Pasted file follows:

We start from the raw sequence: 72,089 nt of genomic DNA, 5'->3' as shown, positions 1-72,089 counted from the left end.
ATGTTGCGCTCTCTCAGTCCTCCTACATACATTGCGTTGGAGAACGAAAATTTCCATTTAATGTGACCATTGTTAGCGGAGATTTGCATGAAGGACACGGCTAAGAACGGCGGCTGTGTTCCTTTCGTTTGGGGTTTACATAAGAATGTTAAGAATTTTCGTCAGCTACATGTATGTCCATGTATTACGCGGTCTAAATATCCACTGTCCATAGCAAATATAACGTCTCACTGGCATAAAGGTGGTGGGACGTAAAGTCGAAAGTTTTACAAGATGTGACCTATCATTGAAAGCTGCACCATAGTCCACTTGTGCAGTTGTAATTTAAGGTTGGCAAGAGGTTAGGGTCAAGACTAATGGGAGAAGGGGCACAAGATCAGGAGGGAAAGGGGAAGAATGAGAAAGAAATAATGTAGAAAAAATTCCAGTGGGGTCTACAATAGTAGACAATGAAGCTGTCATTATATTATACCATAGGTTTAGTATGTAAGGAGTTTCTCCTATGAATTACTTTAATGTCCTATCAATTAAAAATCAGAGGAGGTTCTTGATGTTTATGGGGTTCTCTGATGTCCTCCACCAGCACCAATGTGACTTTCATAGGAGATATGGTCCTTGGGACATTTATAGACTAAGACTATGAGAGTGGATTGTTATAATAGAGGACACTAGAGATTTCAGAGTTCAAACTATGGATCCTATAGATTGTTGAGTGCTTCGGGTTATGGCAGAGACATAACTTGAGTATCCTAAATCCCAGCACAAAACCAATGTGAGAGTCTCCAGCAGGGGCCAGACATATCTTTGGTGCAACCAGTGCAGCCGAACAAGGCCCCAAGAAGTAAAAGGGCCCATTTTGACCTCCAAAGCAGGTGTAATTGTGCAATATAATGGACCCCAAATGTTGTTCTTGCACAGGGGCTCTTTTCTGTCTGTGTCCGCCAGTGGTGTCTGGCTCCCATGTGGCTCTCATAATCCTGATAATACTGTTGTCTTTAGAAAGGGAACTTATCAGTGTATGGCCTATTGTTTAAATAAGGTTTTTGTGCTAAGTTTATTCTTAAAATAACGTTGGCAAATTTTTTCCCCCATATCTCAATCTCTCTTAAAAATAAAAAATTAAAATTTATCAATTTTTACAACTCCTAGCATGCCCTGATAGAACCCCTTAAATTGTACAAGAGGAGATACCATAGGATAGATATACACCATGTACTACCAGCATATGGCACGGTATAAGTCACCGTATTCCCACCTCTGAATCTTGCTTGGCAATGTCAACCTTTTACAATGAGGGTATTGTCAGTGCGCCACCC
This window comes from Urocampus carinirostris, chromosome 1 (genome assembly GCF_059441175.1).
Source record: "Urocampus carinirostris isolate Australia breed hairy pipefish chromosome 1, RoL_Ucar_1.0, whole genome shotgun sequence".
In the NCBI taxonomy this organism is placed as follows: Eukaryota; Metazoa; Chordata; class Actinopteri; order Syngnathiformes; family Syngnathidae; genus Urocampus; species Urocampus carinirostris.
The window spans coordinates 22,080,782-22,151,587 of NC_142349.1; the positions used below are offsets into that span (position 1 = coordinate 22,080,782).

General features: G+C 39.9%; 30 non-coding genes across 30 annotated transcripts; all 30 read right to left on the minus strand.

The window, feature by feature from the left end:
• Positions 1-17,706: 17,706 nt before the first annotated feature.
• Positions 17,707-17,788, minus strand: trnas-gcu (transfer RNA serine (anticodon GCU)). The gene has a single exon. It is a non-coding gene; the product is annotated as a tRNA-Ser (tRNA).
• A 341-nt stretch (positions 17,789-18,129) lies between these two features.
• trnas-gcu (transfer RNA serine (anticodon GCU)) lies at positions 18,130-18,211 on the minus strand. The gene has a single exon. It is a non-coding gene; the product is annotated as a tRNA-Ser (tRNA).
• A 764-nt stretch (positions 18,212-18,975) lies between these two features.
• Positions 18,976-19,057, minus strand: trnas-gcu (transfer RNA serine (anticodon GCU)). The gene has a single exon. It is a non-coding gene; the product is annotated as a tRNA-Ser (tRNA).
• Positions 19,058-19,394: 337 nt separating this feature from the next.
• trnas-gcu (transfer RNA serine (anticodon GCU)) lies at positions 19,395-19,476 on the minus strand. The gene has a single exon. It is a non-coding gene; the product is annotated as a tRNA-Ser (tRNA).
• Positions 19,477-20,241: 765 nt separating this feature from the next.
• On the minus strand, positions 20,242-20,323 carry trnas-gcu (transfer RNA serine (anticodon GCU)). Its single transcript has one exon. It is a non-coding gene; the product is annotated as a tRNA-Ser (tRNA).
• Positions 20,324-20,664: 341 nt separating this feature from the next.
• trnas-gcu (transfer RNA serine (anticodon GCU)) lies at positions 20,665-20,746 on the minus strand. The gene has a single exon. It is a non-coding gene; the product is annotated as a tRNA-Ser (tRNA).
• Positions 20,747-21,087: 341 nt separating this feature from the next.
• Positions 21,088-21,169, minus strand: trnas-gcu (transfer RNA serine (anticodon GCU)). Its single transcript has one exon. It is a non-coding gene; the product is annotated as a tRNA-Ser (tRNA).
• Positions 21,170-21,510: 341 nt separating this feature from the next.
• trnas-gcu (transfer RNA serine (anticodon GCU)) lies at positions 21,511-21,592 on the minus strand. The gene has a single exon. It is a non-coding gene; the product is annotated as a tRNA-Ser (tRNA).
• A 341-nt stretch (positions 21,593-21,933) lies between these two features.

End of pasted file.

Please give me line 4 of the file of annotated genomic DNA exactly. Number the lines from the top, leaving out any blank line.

Source record: "Urocampus carinirostris isolate Australia breed hairy pipefish chromosome 1, RoL_Ucar_1.0, whole genome shotgun sequence".